Data presented above indicate that cell proliferation and apoptosis were both presented in a dynamic manner post therapy. Cell cycling was the main factor responsible for different changes of primitive hematopoietic cells and leukemic cells post therapy; while apoptosis mainly affected the early phase post therapy, and was apparently ignorable since recovery of both CD45.2+LK+S+ and CD45.2+LK+S hematopoietic cells.

Gradually diminished regenerative capacity of primitive hematopoietic cells

Another important feature of HSCs is their ability to reconstitute long-term multi-lineage hematopoiesis [6]. We therefore further examined the regeneration capability with competitive bone marrow transplantation assays using HSCs harvesting on the 1st, 2nd, 5th, and 12th day post therapy. CD45.2+ bone marrow hematopoietic cells were sorted out on the indicated days and co-transplanted with equal number of CD45.1+ competitive cells into lethally irradiated mice (Figure 5a). The donor contribution of the hematopoietic cells sorted at the four checking-points post therapy gradually decreased, indicating a gradual loss of repopulating ability of bone marrow hematopoietic cells in our model. To exclude influences of the different frequencies of primitive hematopoietic cells in whole bone marrow of the four independent tested cell populations, we further calculated the donor contributions of whole bone marrow hematopoietic cells over the corresponding frequencies of bone marrow primitive hematopoietic cells (herein referred to HSC and LT-HSC). We also observed a gradual loss of repopulating capabilities, providing further evidence of dysfunction of primitive hematopoietic cells in reconstitution. Lineage differentiation showed no difference in the first 2 months, however, in the following 2 months, myeloid differentiation seemed to be impaired (Figure 5c). These results suggested that normal hematopoiesis were impaired in the one-dose treated leukemic hosts as shown by diminished repopulating ability and impaired myeloid differentiation.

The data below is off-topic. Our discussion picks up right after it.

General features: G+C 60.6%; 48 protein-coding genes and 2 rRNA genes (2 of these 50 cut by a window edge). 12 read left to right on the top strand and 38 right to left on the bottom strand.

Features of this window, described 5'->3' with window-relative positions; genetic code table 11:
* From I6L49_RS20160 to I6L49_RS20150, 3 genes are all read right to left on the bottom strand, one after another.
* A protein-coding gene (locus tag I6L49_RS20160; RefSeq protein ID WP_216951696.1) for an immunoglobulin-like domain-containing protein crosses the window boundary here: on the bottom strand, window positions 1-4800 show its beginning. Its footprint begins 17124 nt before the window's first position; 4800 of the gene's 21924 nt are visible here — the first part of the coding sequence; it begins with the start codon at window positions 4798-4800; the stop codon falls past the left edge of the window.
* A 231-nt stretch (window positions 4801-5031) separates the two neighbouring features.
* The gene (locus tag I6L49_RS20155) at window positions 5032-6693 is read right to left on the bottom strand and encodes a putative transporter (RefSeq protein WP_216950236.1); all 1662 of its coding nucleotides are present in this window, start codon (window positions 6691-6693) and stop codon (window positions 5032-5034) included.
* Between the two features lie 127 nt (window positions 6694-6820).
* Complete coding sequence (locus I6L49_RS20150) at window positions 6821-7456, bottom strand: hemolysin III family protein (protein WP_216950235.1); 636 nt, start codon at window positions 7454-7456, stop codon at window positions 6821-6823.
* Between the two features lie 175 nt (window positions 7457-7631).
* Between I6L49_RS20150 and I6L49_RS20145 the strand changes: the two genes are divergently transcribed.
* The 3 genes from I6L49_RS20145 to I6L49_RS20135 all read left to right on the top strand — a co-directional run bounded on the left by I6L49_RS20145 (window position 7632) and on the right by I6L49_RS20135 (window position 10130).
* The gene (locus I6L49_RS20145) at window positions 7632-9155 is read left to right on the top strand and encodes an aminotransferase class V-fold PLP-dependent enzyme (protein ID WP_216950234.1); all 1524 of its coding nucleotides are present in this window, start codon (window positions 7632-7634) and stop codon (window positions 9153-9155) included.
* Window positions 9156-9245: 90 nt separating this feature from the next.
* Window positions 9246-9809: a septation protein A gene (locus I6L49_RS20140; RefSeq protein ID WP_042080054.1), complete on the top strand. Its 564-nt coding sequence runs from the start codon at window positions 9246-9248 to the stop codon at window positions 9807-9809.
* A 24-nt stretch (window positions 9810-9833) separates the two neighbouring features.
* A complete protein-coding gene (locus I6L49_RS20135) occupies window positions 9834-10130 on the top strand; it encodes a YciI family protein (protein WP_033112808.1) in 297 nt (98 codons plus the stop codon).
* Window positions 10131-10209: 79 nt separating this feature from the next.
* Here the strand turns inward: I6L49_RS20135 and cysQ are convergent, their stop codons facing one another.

Figure 5

Gradual loss of regenerative capacity of primitive hematopoietic cells involved in the treated leukemic model, caused by excessive proliferation related senescence. a Competitive bone marrow transplantation assays were used to examine the regenerative capacity of hematopoietic cells in vivo. CD45.1+ bone marrow cells from wild-type B6.SJL female mice (5 × 105) and CD45.2+ bone marrow cells (5 × 105) sorted from the 1-day treated leukemic mice on different days post therapy were co-transplanted into each B6.SJL mice (CD45.1+) which have undergone lethal irradiation (9.5 Gy). Donor contribution and lineage differentiation status were examined 1 month later at a frequency of once per month for four consecutive months. b Donor contribution on the fourth month post transplantation was examined and deeply analyzed combined with the frequencies of HSC (CD45.2+LK+S+ cells) and LT-HSC (CD45.2+LK+S+CD34Flk2 cells) in BM CD45.2+ hematopoietic cell fractions of the 1-day treated leukemic mice on the indicated days tested by flow cytometry (n = 3–9). c Lineage differentiation status of the 4 months post transplantation (n = 3–9). d, e Higher levels of senescence confirmed in primitive hematopoietic cells post therapy compared to normal control. Senescence status of CD45.2+LK+S+ cells in the BM of normal control and the 1-day treated leukemic mice were tested on the 3rd and 5th day post therapy by C12-FDG staining. The representative flow cytometry plots are shown in d, while the statistic results (n = 7–12) are shown in e. f, g Expression patterns of genes regulating HSC function in primitive hematopoietic cells changed post therapy. CD45.2+LK+S+ cells of normal control and the 1-day treated leukemic mice on the 3rd and 5th day post therapy were sorted out and used for analysis of gene expression patterns, including p16, p21, p53, EGR1 and FOS. All data were presented as mean ± SEM. Statistical significance determined as: *p < 0.05; **p < 0.01; ***p < 0.001; ns not significant.

Senescence is confirmed in LK+S+ hematopoietic cells